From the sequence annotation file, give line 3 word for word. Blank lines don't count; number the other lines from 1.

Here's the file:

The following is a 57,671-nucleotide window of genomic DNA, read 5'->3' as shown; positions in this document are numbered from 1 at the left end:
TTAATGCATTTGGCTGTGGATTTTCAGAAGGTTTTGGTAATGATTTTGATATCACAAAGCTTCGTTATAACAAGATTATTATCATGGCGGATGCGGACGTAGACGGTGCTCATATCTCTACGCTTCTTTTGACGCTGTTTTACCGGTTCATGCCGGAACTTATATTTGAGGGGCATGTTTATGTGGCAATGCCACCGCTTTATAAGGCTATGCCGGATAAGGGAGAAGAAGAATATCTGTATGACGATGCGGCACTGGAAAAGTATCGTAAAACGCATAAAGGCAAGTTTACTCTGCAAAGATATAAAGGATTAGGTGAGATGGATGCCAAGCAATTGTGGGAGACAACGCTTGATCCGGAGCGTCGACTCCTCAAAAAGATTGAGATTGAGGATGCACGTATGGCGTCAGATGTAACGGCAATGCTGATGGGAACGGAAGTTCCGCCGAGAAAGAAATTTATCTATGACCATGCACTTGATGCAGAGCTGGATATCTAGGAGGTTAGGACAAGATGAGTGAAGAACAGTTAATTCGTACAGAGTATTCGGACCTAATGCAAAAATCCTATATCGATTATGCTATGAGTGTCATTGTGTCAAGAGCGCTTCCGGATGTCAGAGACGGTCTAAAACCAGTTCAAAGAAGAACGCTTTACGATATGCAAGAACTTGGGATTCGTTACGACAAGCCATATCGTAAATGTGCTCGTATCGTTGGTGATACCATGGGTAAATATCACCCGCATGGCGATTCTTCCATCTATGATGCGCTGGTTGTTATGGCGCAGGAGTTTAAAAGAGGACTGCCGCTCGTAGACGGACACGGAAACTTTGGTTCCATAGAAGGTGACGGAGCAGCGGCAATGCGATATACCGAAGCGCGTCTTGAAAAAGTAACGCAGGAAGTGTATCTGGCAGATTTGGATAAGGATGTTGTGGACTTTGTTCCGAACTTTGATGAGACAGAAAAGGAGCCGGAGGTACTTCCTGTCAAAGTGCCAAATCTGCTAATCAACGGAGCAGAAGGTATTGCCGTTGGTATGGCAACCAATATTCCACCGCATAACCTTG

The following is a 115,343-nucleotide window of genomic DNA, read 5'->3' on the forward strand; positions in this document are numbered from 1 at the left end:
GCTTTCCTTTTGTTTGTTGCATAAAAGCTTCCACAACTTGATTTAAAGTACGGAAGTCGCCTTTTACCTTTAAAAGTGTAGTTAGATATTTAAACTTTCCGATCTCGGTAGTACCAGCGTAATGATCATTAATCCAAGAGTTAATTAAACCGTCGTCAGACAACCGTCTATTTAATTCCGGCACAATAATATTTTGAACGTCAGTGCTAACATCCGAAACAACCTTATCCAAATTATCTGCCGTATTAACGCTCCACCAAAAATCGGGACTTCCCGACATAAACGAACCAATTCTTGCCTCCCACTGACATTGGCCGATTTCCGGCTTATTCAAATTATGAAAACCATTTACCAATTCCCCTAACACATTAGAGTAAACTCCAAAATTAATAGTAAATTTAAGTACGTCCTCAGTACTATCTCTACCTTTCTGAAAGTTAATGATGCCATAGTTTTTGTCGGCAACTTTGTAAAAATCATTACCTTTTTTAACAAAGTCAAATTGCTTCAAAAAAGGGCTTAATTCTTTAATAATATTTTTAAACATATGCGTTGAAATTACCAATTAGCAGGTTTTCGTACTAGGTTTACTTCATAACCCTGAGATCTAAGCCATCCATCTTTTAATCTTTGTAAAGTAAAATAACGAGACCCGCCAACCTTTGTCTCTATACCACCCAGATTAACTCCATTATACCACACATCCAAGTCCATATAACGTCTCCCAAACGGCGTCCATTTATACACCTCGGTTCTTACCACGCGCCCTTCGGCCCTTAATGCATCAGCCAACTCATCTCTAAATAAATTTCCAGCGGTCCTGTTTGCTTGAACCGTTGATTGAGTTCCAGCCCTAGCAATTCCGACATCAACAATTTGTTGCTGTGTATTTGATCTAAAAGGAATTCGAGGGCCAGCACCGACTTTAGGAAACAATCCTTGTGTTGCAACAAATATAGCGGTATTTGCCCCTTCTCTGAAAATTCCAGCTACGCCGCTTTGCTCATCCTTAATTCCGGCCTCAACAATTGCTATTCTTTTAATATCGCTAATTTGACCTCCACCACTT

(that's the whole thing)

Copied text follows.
The following is a 115,343-nucleotide window of genomic DNA, read 5'->3' on the forward strand; positions in this document are numbered from 1 at the left end: